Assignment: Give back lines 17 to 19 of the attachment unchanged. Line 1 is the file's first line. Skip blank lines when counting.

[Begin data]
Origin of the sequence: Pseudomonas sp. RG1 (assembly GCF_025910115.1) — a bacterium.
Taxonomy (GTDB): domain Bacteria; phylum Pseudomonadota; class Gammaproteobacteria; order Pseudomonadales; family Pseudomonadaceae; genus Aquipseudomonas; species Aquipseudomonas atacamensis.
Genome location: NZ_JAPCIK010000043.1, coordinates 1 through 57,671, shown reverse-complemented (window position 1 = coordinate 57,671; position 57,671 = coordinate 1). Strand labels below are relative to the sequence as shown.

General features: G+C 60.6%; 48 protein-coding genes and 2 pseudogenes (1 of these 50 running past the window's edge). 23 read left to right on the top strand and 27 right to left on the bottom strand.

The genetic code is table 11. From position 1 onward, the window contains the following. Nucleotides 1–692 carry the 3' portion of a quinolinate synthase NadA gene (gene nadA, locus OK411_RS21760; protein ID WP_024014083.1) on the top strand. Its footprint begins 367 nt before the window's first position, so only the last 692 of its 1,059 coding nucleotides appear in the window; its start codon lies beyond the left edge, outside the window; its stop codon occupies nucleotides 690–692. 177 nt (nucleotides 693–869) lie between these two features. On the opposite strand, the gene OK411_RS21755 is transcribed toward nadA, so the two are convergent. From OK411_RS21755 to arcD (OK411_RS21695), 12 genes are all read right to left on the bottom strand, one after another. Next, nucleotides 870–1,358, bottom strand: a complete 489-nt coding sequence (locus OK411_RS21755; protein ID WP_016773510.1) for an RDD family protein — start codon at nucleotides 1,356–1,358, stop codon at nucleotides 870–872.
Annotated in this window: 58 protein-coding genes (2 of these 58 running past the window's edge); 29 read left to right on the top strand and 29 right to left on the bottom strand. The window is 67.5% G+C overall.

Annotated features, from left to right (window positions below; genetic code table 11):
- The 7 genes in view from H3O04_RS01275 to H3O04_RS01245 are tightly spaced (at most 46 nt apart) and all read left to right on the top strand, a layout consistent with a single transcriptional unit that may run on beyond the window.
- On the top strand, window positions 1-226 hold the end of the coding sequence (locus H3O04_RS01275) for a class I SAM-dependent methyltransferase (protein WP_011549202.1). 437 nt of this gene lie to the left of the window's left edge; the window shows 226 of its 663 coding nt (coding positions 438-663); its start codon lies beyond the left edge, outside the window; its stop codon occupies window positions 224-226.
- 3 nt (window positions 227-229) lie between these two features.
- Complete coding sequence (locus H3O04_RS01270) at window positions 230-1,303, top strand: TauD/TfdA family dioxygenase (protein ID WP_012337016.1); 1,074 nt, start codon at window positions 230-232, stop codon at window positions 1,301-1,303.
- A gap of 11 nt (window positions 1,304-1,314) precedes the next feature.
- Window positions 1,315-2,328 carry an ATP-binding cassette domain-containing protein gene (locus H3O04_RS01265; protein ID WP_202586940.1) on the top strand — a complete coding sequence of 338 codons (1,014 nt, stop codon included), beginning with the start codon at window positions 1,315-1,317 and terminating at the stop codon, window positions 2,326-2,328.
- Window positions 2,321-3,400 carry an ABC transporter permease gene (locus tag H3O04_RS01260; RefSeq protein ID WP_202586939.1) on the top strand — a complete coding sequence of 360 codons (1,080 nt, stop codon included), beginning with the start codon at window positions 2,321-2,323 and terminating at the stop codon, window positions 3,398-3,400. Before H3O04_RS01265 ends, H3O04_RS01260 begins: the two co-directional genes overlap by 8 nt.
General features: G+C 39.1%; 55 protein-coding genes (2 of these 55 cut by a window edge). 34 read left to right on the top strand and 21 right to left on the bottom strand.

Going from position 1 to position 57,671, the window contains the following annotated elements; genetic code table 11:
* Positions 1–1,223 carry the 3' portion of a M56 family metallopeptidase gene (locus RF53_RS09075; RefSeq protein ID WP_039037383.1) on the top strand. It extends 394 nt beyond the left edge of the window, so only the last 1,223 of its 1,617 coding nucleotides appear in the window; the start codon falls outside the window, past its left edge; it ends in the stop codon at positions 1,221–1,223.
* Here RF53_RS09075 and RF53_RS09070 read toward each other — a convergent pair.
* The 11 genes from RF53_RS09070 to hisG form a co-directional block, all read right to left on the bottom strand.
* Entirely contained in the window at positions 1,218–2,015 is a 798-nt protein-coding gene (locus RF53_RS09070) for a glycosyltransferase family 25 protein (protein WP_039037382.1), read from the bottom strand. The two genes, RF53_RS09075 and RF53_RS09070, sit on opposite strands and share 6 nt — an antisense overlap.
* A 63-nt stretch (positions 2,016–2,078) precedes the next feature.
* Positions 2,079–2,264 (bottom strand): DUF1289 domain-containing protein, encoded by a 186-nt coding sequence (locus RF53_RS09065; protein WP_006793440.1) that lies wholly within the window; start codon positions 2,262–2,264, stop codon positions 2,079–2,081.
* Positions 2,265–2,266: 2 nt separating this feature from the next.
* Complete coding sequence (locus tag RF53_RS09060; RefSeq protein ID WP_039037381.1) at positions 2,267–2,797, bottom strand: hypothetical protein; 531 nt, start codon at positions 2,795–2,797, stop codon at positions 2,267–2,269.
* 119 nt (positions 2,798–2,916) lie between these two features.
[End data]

* Positions 1–1,223 carry the 3' portion of a M56 family metallopeptidase gene (locus RF53_RS09075; RefSeq protein ID WP_039037383.1) on the top strand. It extends 394 nt beyond the left edge of the window, so only the last 1,223 of its 1,617 coding nucleotides appear in the window; the start codon falls outside the window, past its left edge; it ends in the stop codon at positions 1,221–1,223.
* Here RF53_RS09075 and RF53_RS09070 read toward each other — a convergent pair.
* The 11 genes from RF53_RS09070 to hisG form a co-directional block, all read right to left on the bottom strand.